With Southend currently struggling to drive the ball out from their defence, they could do with a no-nonsense midfielder that could put the brakes on any opponent’s attack.
Rewind to 25 years ago and you can find a distinctive character running down the left-wing. Ricky Junior Otto may have only been with the club for little over a year but his 64 appearances and 19 goals helped him perfect his magic touch under then-boss Barry Fry.
Otto joined the Shrimpers from Leyton Orient in the summer of 1993 after enduring one of the worst possible starts to a footballing career.
Having trained with Tottenham Hotspur and West Ham United at various points in his youth, Otto decided that he preferred the intensity and competitive edge of playing for his school and district teams rather than the drilled performances of a top side team.
Growing up on a council estate in Hackney, with an absent father and a mother struggling to maintain her family’s upkeep, Otto started to do things that could make his family more money.
By the time he was 17, Otto was sentenced to a spell in a Young Offenders Institution and following his release with no real guidance on how to change his life, he carried on. In 1988 he was given four years for robbery.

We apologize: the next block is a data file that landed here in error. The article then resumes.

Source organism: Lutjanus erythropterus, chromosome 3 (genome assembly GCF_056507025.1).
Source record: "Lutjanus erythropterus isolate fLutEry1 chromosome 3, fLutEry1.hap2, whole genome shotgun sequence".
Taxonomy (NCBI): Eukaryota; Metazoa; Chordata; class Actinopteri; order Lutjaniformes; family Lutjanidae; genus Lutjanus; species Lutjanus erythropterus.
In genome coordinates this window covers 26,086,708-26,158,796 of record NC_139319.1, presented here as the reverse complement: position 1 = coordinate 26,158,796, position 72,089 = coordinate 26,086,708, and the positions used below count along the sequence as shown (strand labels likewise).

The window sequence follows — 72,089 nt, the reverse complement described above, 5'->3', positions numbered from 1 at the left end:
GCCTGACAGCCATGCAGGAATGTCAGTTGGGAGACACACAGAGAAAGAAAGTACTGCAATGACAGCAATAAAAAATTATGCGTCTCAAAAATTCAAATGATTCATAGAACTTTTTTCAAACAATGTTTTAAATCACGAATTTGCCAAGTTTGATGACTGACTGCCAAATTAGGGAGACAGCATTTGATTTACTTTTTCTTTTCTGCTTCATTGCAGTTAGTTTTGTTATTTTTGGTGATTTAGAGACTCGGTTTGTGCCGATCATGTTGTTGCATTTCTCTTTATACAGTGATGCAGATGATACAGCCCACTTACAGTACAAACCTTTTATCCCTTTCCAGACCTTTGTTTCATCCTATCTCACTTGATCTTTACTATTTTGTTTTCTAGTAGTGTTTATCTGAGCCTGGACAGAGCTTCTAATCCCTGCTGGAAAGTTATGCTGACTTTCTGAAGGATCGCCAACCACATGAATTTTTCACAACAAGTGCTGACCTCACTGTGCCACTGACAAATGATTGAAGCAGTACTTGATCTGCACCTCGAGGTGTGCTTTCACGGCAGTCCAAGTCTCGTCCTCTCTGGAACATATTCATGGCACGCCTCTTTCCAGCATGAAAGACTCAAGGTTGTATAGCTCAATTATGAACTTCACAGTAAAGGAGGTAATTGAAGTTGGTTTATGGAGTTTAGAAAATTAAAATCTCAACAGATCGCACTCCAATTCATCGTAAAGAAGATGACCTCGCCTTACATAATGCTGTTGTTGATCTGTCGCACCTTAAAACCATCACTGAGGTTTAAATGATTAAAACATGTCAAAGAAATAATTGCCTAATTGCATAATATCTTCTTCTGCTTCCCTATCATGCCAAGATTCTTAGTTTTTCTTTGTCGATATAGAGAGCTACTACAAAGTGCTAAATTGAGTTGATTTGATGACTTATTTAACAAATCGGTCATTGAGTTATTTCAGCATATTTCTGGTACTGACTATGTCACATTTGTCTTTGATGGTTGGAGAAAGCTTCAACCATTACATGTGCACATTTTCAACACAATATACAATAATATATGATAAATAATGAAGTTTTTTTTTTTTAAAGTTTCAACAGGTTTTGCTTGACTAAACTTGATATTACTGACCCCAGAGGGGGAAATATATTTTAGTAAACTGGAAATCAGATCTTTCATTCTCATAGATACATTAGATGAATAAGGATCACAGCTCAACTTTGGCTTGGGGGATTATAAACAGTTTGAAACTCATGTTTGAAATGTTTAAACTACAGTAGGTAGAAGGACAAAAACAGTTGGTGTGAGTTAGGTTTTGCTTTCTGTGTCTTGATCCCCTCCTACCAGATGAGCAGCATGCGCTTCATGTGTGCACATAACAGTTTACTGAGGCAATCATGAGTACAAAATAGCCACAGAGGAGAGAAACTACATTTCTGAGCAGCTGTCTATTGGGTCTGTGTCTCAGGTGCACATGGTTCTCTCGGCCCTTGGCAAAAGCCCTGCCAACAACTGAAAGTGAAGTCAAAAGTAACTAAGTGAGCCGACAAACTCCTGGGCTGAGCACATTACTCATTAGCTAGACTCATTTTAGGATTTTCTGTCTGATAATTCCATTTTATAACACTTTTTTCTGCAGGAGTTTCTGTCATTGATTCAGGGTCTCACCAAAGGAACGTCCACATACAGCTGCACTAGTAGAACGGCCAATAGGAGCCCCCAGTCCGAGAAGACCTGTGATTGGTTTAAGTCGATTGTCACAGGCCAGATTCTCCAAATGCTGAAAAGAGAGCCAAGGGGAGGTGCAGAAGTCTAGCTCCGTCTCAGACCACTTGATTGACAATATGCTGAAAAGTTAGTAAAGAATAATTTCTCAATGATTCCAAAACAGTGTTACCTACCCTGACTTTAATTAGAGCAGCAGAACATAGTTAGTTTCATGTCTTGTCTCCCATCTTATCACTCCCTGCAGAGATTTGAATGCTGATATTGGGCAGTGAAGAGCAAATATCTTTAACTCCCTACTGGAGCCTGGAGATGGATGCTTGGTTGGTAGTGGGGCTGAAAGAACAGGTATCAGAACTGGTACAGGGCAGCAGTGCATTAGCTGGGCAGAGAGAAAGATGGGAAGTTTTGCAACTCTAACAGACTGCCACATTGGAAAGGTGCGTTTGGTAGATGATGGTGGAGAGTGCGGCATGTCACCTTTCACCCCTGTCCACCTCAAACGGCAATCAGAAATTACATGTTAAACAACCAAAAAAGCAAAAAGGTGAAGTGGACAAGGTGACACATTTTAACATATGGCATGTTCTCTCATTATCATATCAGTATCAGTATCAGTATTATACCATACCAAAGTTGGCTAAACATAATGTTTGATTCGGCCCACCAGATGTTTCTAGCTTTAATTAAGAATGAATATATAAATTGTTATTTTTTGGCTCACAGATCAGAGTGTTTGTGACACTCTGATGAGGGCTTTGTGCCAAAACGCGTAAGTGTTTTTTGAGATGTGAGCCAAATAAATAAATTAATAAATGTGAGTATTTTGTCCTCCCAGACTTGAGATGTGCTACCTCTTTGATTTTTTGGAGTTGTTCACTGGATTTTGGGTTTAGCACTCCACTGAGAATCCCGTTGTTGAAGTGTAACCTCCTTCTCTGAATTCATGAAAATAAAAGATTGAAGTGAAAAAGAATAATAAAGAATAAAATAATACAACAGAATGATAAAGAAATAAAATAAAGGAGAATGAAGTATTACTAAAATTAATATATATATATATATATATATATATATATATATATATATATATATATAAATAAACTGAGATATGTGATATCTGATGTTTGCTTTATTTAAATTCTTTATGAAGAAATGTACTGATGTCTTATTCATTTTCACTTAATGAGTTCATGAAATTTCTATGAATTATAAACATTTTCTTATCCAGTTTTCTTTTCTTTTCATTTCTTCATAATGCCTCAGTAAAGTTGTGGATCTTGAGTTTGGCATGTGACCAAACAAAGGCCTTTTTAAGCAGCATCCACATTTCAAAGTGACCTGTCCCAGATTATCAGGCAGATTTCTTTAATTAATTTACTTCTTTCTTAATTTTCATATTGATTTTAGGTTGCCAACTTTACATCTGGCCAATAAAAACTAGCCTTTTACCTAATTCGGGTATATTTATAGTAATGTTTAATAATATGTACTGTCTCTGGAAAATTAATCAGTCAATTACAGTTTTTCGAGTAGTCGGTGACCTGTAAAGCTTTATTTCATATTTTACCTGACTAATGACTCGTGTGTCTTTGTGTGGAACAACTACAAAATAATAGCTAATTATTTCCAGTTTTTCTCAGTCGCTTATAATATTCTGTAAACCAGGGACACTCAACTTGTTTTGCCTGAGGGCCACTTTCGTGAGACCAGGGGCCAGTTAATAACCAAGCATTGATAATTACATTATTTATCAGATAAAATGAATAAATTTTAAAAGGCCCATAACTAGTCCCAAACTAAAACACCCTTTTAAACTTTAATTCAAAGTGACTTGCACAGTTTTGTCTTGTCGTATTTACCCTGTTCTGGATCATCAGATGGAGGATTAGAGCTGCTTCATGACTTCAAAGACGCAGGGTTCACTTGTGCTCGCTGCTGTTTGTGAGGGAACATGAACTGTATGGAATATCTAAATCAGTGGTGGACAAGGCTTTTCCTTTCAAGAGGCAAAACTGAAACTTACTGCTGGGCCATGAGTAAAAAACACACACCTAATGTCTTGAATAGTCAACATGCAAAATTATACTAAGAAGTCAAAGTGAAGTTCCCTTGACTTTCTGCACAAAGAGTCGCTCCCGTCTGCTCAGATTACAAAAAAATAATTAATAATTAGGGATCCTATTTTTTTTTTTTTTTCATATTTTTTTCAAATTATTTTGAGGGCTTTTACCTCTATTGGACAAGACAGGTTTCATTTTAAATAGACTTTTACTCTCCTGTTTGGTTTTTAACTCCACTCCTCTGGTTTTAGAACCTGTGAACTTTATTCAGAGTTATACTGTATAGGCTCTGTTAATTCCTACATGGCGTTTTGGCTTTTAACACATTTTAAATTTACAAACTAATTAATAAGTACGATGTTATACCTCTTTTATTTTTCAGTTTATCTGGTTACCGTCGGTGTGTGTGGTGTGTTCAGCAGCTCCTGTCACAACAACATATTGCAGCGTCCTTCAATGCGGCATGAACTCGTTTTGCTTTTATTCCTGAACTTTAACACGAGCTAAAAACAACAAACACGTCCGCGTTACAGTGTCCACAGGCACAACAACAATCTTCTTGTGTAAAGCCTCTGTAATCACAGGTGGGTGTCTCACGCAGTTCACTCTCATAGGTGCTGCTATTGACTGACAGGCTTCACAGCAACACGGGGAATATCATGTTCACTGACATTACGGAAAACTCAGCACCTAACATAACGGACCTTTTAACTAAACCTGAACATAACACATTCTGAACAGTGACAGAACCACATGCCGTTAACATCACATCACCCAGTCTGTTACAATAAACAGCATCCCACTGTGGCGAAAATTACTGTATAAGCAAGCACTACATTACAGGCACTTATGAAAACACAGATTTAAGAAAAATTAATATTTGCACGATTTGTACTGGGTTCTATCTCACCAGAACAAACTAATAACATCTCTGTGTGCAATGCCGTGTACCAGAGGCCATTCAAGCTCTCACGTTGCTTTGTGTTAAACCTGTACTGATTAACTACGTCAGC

Under Barry Fry at Southend Otto got his chance to showcase his talent on a bigger stage, playing some of the best football of his career during his spell at Roots Hall.
Quickly becoming the club’s star man, he would regularly skip through defences while also tracking back to help his own.
Otto was keen to extend his stay by signing a new contract at Southend but they proved reluctant.
With Fry also having left the club to manage Birmingham City, he sensed his chance to take his star man with him, and in 1994 Otto became their club-record signing for £800,000.
During his four year spell at Birmingham, Otto failed to reach the same heights as he did in a Southend shirt making just 45 appearances and scoring six goals.
He was soon dropped from the team and enjoyed a number of short loan spells with Charlton Athletic, Peterborough United and Notts County.
In 1998 his contract with Birmingham came to an end leaving him to play out the rest of his career with Halesowen Town, Bloxwich United and Romulus before retiring with Rhyl in 2002.
Otto, who is now 51, has reshaped his life away from football having trained as a probation officer and has gone on to found a consultancy which works with young offenders and those at risk of offending.
He has since taken a degree in Theology and has become a devoted Christian. Otto now lives in Walsall while working as the pastor of the ARC Birmingham Church based in Perry Barr.